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Researchers at Eastern Virginia Medical School say they have discovered a new way to preserve and measure tissue that allows for additional testing from a single biopsy.

In a typical biopsy, a physician obtains a tissue sample and sends it to a laboratory for analysis. It may be chemically treated or frozen by a pathologist, then cut into sections to be examined under a microscope. Once the tissue has been altered for screening under the microscope, it can’t be tested for metabolites.

In a collaboration with the University of Alberta, Canada, researchers discovered that if the tissue is preserved in alcohol instead of formalin, the preserving liquid can also be tested for metabolites.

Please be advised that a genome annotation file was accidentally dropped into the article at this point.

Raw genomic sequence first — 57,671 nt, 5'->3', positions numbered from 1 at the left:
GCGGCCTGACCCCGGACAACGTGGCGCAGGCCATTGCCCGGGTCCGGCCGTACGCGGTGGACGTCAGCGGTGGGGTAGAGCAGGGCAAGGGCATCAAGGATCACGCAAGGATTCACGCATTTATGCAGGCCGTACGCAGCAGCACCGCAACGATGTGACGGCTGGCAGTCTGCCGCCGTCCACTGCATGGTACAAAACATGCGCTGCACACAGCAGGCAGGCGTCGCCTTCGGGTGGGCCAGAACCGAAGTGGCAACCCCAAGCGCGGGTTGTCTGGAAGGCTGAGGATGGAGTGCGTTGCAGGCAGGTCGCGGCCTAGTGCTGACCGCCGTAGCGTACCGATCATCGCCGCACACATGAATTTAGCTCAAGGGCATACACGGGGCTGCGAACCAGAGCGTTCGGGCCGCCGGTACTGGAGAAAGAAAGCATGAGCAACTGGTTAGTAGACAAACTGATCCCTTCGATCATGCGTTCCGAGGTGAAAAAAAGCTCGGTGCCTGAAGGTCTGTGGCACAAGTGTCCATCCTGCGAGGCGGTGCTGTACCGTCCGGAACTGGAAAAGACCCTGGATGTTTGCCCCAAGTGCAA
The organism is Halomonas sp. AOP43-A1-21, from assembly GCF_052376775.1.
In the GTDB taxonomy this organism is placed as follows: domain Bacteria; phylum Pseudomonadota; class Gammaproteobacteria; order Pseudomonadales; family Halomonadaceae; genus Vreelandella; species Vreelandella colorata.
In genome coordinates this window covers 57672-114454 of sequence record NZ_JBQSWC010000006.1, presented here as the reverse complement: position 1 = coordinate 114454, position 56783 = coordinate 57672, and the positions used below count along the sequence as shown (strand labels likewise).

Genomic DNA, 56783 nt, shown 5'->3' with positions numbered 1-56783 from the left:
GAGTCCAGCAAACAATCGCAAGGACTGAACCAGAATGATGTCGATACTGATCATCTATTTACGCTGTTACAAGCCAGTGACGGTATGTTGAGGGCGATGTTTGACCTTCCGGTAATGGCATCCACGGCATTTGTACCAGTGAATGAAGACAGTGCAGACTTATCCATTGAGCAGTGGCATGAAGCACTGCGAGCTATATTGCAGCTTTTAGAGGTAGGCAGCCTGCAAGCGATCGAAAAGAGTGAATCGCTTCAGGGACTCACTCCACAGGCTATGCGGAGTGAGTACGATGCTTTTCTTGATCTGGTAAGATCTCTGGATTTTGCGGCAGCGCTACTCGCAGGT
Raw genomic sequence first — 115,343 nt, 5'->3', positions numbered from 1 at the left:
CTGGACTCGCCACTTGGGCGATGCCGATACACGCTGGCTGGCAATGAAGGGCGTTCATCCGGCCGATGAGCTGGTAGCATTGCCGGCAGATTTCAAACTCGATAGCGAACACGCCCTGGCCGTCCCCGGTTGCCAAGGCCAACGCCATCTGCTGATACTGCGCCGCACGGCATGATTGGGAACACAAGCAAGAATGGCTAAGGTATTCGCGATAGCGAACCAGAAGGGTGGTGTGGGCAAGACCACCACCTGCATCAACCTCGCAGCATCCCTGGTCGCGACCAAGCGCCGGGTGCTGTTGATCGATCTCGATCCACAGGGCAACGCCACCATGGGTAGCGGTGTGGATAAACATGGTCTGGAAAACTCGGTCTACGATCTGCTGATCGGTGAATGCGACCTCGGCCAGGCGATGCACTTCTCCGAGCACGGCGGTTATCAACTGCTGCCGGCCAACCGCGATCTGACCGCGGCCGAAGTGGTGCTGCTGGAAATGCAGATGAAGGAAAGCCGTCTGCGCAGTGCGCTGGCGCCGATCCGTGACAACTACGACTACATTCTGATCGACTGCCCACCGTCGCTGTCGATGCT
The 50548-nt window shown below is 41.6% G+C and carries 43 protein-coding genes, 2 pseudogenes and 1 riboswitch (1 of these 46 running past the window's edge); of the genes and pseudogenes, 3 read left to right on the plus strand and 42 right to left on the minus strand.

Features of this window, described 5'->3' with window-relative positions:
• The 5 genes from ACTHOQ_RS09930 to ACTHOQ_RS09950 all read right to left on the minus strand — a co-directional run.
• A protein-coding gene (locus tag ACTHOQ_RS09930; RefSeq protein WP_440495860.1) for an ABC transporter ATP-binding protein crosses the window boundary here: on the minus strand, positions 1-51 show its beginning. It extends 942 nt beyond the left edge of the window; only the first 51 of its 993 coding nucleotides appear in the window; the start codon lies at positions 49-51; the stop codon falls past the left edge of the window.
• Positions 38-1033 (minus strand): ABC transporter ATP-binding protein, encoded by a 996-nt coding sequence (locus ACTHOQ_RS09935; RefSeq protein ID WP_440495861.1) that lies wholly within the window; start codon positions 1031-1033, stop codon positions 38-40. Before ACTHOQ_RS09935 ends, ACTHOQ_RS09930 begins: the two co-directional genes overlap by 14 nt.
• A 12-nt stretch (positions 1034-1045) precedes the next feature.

The method is called molecular preservation by extraction and fixation (mPREF). In a proof-of-principle study, researchers used the method to study 25 samples from patients undergoing a prostatectomy. They found 2900 metabolites were consistently detected in more than 50 percent of the samples. This unprecedented coverage helped identify significant metabolites for differentiating tumor and normal tissues.

“Our long-term goal of using mPREF in prostate cancer is to identify metabolite biomarkers that are prognostic,” says Dean Troyer, MD, Professor of Microbiology and Molecular Cell Biology, Associate Director of Translational Research at the Leroy T. Canoles Jr. Cancer Research Center and co-lead author of the study. “This method offers a powerful and convenient means of performing histopathology and discovering or detecting metabolite biomarkers in the same tissue biopsy.”

Dr. Troyer believes the method will also be useful in toxicology, biopsies of transplanted organs and in other cancers.

The study, “Metabolite Analysis and Histology on the Exact Same Tissue: Comprehensive Metabolomic Profiling and Metabolic Classification of Prostate Cancer,” was published in Nature Scientific Reports in August.